“Ancestor Puppet-tree,” Ensign, July 1985, 69
In our introductory genealogy class, we found a fun way for families and wards to become more involved in the personal histories of their ancestors. We started out by making a big family tree, about six feet high and seven feet wide, of thick plywood. The tree can be disassembled and carried in a station wagon. Then we made puppets to represent four generations of our ancestors. The puppets are made from oatmeal boxes, fiber cans, fake fur, and scrap fabric to resemble as closely as possible the ancestor’s physical description or to represent his profession. For example, one of the men represented on our tree was a baker, so we gave our puppet a baker’s cap. Another ancestor had been called “Inkom Pompie,” or “red hair,” by the Indians, so we gave one of our puppets a crop of bright red hair.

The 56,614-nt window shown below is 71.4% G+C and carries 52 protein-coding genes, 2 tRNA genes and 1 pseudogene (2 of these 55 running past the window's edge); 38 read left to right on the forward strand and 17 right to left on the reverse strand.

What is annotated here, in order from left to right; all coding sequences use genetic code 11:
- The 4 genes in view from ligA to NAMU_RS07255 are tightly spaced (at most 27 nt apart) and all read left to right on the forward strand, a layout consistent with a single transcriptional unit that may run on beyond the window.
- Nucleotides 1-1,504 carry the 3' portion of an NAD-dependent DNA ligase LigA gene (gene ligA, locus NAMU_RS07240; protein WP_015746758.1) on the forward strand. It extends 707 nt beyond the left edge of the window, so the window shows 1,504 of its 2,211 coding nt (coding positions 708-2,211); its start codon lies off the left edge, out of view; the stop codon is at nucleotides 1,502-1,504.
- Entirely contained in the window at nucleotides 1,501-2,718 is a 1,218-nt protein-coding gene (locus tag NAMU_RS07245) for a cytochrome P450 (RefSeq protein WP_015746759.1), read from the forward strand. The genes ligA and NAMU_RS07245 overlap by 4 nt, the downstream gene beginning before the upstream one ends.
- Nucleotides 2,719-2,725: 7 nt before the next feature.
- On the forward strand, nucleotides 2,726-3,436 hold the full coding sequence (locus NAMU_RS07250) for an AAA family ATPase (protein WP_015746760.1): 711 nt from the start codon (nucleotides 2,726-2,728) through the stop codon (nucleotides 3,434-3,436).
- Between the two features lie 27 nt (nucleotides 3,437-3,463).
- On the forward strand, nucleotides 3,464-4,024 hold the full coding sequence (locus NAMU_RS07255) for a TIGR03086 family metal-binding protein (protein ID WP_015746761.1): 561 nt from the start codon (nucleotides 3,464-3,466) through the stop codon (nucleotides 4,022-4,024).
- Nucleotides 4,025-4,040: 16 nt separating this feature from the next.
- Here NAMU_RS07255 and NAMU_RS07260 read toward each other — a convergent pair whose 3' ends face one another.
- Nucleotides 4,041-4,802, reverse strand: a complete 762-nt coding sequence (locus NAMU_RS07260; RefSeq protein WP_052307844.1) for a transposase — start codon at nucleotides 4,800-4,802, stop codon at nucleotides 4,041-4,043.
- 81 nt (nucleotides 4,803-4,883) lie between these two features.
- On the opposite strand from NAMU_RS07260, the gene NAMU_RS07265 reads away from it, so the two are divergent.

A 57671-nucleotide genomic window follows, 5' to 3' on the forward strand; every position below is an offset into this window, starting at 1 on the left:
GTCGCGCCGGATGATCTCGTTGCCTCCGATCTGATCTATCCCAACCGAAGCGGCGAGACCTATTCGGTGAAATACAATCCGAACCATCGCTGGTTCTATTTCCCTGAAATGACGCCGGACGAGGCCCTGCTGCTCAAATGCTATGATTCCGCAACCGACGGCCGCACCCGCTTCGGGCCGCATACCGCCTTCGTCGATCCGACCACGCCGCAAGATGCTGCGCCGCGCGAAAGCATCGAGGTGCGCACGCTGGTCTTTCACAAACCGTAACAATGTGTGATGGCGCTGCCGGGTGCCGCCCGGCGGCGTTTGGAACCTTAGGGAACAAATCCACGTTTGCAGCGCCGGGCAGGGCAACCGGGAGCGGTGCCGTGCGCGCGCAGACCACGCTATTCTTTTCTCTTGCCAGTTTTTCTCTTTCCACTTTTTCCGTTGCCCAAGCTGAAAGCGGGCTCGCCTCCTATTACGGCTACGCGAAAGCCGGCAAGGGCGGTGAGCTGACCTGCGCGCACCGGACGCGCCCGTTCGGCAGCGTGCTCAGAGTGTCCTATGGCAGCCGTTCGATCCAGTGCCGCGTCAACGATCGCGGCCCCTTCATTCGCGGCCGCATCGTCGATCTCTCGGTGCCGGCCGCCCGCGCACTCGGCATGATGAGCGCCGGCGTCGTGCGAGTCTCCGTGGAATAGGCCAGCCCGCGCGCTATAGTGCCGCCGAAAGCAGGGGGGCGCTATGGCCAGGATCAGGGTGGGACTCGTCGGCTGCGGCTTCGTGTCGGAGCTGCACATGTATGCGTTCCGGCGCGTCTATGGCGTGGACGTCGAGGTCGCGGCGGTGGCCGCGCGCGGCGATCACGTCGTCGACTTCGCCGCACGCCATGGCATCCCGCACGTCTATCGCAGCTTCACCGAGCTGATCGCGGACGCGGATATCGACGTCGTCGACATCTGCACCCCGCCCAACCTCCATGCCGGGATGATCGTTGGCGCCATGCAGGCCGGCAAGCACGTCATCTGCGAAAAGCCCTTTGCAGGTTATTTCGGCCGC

We use the tree and the puppets in presentations to our families and to the ward to encourage genealogy work. We begin by positioning someone behind the tree to operate the puppets’ mouths as each puppet tells the story of his life. Sometimes the puppeteer acts as narrator; other times we use a tape recording of the stories. The narration includes various events—fun anecdotes, daily living, trials, achievements, adventure. For example, one of our ancestors tells us that he is credited in at least two history books for starting the gold rush to California. Another talks of wearing clothes made from old flour sacks. Still another talks of escaping from mobs in Missouri.
On our tree, we have one empty space with no puppet. This represents a great-grandmother whose name we haven’t yet found. The presentation ends with her plea to us to keep searching for her.
This project has brought us closer to our ancestors and generated an increased interest in genealogy work. Lately, it has also been used as a missionary tool as we show our presentation to various groups around the state. Dale Hardman, Kensington, Maryland